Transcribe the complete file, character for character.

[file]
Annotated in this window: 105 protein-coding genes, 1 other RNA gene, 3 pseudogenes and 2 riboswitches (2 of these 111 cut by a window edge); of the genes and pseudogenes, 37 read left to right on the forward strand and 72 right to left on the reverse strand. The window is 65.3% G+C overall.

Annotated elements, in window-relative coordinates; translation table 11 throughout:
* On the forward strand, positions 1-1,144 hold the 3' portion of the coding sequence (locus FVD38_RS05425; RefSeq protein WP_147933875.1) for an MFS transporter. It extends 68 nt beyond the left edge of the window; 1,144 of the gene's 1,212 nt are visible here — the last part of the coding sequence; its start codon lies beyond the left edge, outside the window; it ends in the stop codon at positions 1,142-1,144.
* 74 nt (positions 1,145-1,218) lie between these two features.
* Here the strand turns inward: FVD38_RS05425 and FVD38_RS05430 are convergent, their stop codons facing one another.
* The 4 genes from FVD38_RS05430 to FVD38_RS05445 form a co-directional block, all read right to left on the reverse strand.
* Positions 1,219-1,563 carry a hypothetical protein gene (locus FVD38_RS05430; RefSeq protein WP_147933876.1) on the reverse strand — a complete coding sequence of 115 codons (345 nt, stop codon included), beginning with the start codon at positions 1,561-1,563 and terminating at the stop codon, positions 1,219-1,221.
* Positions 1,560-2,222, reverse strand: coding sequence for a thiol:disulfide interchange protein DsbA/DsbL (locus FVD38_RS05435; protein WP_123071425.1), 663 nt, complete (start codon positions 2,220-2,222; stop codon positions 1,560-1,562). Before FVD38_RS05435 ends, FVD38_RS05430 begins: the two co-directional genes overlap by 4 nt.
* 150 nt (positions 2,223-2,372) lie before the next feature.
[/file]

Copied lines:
Annotated in this window: 105 protein-coding genes, 1 other RNA gene, 3 pseudogenes and 2 riboswitches (2 of these 111 cut by a window edge); of the genes and pseudogenes, 37 read left to right on the forward strand and 72 right to left on the reverse strand. The window is 65.3% G+C overall.

Annotated elements, in window-relative coordinates; translation table 11 throughout:
* On the forward strand, positions 1-1,144 hold the 3' portion of the coding sequence (locus FVD38_RS05425; RefSeq protein WP_147933875.1) for an MFS transporter. It extends 68 nt beyond the left edge of the window; 1,144 of the gene's 1,212 nt are visible here — the last part of the coding sequence; its start codon lies beyond the left edge, outside the window; it ends in the stop codon at positions 1,142-1,144.
* 74 nt (positions 1,145-1,218) lie between these two features.
* Here the strand turns inward: FVD38_RS05425 and FVD38_RS05430 are convergent, their stop codons facing one another.
* The 4 genes from FVD38_RS05430 to FVD38_RS05445 form a co-directional block, all read right to left on the reverse strand.
* Positions 1,219-1,563 carry a hypothetical protein gene (locus FVD38_RS05430; RefSeq protein WP_147933876.1) on the reverse strand — a complete coding sequence of 115 codons (345 nt, stop codon included), beginning with the start codon at positions 1,561-1,563 and terminating at the stop codon, positions 1,219-1,221.
* Positions 1,560-2,222, reverse strand: coding sequence for a thiol:disulfide interchange protein DsbA/DsbL (locus FVD38_RS05435; protein WP_123071425.1), 663 nt, complete (start codon positions 2,220-2,222; stop codon positions 1,560-1,562). Before FVD38_RS05435 ends, FVD38_RS05430 begins: the two co-directional genes overlap by 4 nt.
* 150 nt (positions 2,223-2,372) lie before the next feature.